Wyoming Leaders Denounce New EPA Power Plant Rules

Gov. Gordon decries ‘edicts from afar’

  • Published In: Politics
  • Last Updated: May 12, 2023

New rules released by the Biden administration on Thursday to regulate power plant emissions received fierce pushback from Wyoming officials. (AP Photo/J. David Ake, File)

By Jacob Gardenswartz

Special to the Wyoming Truth


WASHINGTON — New rules released Thursday by President Joe Biden’s Environmental Protection Agency (EPA) that aim to cut down on pollution from fossil fuel–fired power plants are sparking outrage in Wyoming, a state with deep ties to the coal, oil and gas industries.

The long-awaited standards, which will take effect in 60 days barring any legal challenges, amount to the first-ever attempt to regulate power plant emissions, the second-highest contributor to greenhouse gas pollution in the U.S. They also are among the most ambitious efforts by the Biden administration to blunt the impacts of climate change — and among the most vilified by the industries contributing to it.

“This administration is committed to meeting the urgency of the climate crisis and taking the necessary actions required,” EPA Administrator Michael Regan said, announcing the policy in a speech at the University of Maryland.

The proposed rules are crucial to “protecting health and protecting our planet,” Regan added, arguing they’d improve air quality, increase health outcomes and disproportionately benefit low-income and minority communities who have “unjustly borne the burden of pollution for decades.”

Though the toughest regulations will be implemented incrementally in the coming years, the EPA projects they would prevent up to 617 million metric tons of carbon dioxide being released into the atmosphere before 2042, the equivalent of removing nearly half of all the cars in the nation from the road. The agency claims they would also amount to an $85 billion in net savings due to their climate and health benefits, preventing some 1,300 premature deaths and 800 hospitalizations in 2030 alone.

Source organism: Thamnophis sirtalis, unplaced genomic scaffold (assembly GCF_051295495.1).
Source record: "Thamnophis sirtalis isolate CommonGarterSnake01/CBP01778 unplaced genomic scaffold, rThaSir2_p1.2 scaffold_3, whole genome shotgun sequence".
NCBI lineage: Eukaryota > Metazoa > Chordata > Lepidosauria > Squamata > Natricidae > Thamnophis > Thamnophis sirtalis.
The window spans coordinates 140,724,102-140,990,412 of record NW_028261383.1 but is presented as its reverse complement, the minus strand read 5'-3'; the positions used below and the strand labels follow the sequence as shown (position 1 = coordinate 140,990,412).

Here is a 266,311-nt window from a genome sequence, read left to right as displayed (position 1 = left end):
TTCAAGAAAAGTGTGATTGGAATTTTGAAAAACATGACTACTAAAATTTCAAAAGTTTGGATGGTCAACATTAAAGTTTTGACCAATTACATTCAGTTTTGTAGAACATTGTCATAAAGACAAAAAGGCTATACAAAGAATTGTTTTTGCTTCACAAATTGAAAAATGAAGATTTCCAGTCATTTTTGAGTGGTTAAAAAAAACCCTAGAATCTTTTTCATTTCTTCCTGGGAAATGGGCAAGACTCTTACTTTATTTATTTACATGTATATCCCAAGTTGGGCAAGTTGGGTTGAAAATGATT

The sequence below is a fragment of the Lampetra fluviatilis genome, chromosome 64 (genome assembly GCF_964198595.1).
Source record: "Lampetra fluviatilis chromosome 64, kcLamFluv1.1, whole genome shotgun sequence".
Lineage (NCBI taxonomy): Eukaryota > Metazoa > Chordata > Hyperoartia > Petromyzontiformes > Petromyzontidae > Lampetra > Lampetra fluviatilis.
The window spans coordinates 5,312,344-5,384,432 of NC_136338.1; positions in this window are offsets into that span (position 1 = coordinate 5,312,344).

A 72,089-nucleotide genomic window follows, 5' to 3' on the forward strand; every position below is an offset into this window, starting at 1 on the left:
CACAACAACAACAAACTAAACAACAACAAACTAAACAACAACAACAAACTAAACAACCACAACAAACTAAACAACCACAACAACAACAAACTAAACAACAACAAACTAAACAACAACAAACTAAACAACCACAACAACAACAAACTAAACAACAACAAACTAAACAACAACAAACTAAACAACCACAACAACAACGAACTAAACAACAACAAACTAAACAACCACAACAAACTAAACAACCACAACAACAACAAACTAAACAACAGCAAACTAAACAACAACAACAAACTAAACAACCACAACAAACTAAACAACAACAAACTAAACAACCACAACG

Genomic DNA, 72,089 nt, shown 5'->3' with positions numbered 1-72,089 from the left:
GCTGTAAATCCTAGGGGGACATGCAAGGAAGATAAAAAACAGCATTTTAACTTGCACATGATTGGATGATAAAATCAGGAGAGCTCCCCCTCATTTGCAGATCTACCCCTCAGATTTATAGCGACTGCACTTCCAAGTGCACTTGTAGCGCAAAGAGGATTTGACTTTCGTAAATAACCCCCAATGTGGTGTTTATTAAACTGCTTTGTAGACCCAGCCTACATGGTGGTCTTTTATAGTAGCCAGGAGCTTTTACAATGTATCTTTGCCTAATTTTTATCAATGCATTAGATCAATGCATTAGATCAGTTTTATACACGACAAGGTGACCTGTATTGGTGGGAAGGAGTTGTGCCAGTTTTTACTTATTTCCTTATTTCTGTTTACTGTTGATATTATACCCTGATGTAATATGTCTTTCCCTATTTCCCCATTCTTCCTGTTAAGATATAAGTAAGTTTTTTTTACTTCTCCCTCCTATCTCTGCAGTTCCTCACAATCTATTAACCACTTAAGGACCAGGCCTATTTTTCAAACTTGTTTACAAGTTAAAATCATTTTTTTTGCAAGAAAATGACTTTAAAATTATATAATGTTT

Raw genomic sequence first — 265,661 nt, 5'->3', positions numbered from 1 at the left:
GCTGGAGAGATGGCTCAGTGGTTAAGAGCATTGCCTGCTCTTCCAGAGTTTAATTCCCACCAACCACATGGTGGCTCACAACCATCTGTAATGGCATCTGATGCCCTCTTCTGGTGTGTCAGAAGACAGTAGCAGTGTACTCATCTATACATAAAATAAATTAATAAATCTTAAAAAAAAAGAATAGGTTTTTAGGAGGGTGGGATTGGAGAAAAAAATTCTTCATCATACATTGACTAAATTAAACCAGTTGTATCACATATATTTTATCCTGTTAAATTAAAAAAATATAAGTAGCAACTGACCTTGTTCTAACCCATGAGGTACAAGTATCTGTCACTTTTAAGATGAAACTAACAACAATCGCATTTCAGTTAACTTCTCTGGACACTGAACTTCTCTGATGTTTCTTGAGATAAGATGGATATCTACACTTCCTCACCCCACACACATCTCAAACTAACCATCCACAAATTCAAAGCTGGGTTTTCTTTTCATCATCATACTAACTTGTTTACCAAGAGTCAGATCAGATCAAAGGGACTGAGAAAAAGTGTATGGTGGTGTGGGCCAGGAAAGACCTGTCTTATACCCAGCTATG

Still, the rules could have drastic impacts on the nation’s power supply. Almost two-thirds of American electricity generated in 2022 came from burning coal or natural gas, according to the U.S. Energy Information Administration; less than a quarter of the output was from renewable sources like hydroelectric power or nuclear reactors.

The Equality State reaction: universal disapproval

In Wyoming and Washington, elected officials reacted with anger.

“One has to wonder if this Administration has their head in the sand to be so tone deaf,” Gov. Mark Gordon said in a statement. “Instead of encouraging states with diverse and ample energy sources to chart a course towards energy independence and economic diversity, this misinformed, conflicting, and altogether unworkable program ignores the essential role that carbon capture must play in a reliable energy future.”

Gordon went on to decry such “edicts from afar” as ones that would “destroy Wyoming jobs and communities.”

Such sentiments were echoed by Wyoming’s representatives in Washington and their Republican colleagues.

Sen. John Barrasso (R-Wyo.), ranking Republican on the Senate Energy and Natural Resources Committee, blasted the move in a Thursday statement. “Congress, not the EPA, has the authority to create environmental policy,” he argued. “The EPA’s new proposed rules would kill jobs in Wyoming and raise energy costs for families across the country.”

Sen. Cynthia Lummis (R-Wyo.), who called the policy a “full-frontal assault on the people of Wyoming,” went on to argue the new standards were “impossible to meet” and would “ultimately shut down coal and natural gas fired power plants, which will destroy good paying, American jobs and increase reliance on our adversaries.”